Simply Put – How Pinterest Business Accounts Work

December 9, 2013 Updated: April 24, 2016

Pinterest Business

If you haven’t noticed, Pinterest is growing. In popularity, in size, in demand and in their policies. What started out as a really cool idea has rounded out into a niche social platform that for the first time is starting to see wide appeal. Sure, the primary demographic is still women under the age of 40. Yes, most users are still in the United States. But users who are male, in different age brackets and from other countries are increasing as well.

Perhaps the biggest change has been the way it is now embraced by companies. Brands have been looking to make their mark for awhile on Pinterest, and it has become a popular place for image specific social marketing. It is also a great way for direct customer engagement that is more visual than what you would get on, say, Facebook.

With this in mind, it was no surprise when Pinterest finally took the leap and added in business accounts. They have been around since last winter, and they are becoming more popular than ever. But it isn’t always easy as a small business or developing brand how to utilize the tool. Or if it is better to keep a personal account.

Why Get a Business Account?

Pinterest Marketing

The first thing you have to ask yourself is whether you want a business or a personal account. This is going to be a no-brainer for more traditional businesses that base their profits on actual, tangible products. For for someone who is branding a name, content or themselves, it isn’t so straight forward.

An example of a more ambiguous situation is a blog. If that blog has been monetized, or if it is used to somehow generate products indirectly (like through freelance promotion), it could be rightfully considered a business.

Pinterest Business accounts give you tips on increasing your repins, creating popular content, offer various tools like Rich Pins, give you access to analytics and critical data, lets you build your own widget and more. Plus, new features are being created all the time that can really help businesses out.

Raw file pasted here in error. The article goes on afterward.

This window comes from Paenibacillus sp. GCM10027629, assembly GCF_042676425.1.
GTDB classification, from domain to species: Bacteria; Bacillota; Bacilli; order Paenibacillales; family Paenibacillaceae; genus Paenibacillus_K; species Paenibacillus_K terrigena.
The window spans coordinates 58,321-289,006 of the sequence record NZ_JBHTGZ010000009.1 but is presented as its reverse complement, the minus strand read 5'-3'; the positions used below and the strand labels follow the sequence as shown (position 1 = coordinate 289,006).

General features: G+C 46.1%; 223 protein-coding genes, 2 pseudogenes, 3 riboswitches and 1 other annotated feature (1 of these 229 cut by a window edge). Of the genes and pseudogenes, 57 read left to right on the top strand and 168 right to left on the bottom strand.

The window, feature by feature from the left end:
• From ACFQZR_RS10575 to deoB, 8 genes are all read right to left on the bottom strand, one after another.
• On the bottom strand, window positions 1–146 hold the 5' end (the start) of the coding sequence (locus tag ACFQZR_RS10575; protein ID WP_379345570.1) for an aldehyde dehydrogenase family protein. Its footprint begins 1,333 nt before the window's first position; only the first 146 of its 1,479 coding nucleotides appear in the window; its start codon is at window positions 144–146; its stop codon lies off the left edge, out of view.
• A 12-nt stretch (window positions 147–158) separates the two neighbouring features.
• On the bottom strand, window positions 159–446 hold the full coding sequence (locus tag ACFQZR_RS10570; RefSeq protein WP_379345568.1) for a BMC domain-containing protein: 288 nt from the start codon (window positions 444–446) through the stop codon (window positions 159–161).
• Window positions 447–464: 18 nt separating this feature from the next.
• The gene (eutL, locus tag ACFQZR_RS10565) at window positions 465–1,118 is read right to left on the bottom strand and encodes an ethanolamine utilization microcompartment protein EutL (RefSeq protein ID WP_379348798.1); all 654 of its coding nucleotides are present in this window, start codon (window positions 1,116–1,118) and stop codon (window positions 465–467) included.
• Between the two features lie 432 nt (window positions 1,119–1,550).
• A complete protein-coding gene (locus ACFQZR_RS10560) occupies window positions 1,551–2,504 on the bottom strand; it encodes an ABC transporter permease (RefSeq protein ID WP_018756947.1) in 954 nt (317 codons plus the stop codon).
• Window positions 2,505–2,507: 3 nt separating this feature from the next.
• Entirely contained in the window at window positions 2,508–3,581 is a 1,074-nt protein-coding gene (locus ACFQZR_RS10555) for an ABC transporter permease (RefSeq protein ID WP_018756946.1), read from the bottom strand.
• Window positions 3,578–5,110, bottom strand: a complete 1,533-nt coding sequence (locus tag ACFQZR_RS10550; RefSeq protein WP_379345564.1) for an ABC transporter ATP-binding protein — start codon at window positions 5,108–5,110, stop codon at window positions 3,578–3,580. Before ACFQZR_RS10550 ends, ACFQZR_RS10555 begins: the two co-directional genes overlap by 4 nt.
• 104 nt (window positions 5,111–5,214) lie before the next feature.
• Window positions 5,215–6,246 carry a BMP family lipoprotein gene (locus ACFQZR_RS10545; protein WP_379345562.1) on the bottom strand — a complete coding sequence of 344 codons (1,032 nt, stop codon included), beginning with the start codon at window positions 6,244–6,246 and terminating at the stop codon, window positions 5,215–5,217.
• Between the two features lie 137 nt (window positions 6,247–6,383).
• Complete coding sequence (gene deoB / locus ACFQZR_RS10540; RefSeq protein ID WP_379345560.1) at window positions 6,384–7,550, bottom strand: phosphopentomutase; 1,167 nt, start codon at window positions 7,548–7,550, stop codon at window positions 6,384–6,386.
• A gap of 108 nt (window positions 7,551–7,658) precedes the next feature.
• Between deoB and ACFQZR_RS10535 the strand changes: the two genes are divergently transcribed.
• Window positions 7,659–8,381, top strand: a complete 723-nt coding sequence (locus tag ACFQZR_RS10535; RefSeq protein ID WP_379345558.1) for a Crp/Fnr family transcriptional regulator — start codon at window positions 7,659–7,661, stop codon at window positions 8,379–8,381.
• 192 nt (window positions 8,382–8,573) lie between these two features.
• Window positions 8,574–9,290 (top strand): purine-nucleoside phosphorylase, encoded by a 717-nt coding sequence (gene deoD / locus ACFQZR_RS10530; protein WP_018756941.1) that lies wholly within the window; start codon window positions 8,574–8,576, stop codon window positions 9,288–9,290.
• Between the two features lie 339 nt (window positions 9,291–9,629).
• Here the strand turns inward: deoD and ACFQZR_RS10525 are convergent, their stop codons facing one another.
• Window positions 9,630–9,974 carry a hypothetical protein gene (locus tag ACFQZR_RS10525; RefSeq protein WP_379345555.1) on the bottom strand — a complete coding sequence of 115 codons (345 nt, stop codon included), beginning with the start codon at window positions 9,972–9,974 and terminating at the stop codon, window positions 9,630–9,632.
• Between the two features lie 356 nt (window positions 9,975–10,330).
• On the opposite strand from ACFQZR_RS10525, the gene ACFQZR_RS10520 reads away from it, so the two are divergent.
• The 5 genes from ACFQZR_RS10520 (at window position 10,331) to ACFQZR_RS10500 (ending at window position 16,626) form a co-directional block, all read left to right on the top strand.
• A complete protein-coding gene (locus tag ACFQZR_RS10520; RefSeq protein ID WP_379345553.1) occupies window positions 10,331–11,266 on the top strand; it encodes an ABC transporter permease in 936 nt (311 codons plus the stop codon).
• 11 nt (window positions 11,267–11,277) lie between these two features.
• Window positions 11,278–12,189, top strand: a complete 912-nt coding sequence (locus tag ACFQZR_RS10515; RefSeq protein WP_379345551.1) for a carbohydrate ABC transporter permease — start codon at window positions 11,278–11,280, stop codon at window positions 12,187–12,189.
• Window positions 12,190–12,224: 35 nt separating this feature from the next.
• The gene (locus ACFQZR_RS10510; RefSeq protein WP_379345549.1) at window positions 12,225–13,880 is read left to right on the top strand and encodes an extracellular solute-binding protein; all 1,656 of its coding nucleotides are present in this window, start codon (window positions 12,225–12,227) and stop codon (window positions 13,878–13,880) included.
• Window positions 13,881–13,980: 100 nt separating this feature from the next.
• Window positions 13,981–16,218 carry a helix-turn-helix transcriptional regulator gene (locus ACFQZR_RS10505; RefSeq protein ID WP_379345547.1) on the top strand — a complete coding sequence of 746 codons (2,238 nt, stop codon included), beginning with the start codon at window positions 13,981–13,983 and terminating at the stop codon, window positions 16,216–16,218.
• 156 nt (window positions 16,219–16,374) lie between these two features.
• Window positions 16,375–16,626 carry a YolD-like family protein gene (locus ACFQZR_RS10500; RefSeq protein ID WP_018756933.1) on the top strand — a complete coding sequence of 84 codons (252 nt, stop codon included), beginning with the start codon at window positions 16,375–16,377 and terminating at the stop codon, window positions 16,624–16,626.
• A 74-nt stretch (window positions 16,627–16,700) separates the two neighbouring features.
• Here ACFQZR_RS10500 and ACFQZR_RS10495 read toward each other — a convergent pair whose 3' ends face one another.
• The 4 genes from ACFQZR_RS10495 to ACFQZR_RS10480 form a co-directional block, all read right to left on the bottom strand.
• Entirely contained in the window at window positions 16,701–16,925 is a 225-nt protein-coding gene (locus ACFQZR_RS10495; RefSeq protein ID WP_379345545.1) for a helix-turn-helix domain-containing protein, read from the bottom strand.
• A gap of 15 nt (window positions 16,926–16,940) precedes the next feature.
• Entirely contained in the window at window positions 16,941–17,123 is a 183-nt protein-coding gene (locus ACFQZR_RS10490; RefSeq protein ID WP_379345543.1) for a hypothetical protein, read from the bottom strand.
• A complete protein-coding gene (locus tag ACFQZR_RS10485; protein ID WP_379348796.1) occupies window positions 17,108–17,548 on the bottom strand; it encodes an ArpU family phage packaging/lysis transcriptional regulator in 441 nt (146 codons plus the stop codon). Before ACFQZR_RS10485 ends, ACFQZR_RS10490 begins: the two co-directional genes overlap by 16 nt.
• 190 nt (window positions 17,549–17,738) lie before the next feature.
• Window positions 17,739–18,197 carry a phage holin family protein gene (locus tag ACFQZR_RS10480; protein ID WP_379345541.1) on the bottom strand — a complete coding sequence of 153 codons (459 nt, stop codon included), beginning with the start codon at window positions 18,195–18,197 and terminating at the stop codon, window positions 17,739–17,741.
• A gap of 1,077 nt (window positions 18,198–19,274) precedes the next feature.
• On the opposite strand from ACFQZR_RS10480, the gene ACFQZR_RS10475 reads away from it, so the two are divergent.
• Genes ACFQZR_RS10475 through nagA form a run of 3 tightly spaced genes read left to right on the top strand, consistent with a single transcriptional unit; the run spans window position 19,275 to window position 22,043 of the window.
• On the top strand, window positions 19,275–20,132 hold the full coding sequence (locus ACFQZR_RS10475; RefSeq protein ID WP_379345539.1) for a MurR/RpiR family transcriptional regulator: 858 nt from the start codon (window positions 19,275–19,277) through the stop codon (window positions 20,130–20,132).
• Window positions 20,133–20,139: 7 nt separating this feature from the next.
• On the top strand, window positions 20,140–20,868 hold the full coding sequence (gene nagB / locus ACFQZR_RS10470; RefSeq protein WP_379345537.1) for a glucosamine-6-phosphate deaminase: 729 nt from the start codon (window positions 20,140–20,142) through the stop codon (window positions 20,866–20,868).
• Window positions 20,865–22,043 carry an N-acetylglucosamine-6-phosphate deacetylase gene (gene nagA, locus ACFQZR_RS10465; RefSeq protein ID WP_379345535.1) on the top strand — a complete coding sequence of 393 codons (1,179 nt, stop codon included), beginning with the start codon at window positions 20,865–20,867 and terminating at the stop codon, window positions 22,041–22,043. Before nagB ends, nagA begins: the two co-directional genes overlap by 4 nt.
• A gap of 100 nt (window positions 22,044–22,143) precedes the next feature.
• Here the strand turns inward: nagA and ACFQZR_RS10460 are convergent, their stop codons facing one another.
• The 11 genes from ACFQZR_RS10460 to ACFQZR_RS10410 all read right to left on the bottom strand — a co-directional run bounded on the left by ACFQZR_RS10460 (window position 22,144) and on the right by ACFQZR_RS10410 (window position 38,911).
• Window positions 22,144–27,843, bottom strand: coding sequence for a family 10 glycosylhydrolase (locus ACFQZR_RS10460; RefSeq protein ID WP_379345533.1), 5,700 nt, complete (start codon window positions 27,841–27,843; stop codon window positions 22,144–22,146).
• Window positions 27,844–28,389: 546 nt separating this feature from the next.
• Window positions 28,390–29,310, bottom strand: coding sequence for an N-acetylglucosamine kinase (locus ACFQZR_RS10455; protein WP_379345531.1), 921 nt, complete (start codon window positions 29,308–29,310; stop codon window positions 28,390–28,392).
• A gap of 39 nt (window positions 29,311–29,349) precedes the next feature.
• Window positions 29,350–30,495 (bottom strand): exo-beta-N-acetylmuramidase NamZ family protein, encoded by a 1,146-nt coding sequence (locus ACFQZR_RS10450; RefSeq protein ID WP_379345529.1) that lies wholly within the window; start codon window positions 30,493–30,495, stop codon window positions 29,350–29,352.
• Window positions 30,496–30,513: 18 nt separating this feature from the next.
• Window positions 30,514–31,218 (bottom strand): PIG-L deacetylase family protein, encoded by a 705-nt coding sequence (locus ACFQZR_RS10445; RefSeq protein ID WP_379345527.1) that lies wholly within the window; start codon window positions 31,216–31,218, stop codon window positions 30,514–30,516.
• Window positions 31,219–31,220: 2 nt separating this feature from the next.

If you aren’t planning on really pushing Pinterest hard as a social marketing platform, you might want to stick with a personal account.

How Business Accounts Work

Pinterest For Business

First, go to the Pinterest For Business site. There you will see a list of features available. Right now, the big news is their update to include Rich Pins. What are Rich Pins? Basically a way to sell and promote your products.

Movie Pins will include reviews, ratings, information on the cast and production and other important details. Product Pins will show the price and details of something you are trying to sell. Recipe Pins will show ingredients, baking instructions and serving tips. As you can see, Pinterest is working to aim more towards the specific needs of businesses.

To sign up click Join As A Business. From there you can select your business type and fill out all necessary information. You will also be able to create a dedicated profile/username, upload a logo and put in details about your company.

If you have an account already and want to convert it to a Business account, you can do so. Just sign in at Pinterest then go to Pinterest For Business. You will be able to follow the steps it provides then click Convert.

Unfortunately, you can only have a single admin on a Business account, but that might change.


See? Pinterest Business accounts are actually pretty simple. You can still curate collections, post content, add pins and interact like you always did. But with better features that are aimed more toward what a business specifically needs.

Any questions? Let us know below!

Pinterest: social media communities, social media marketing.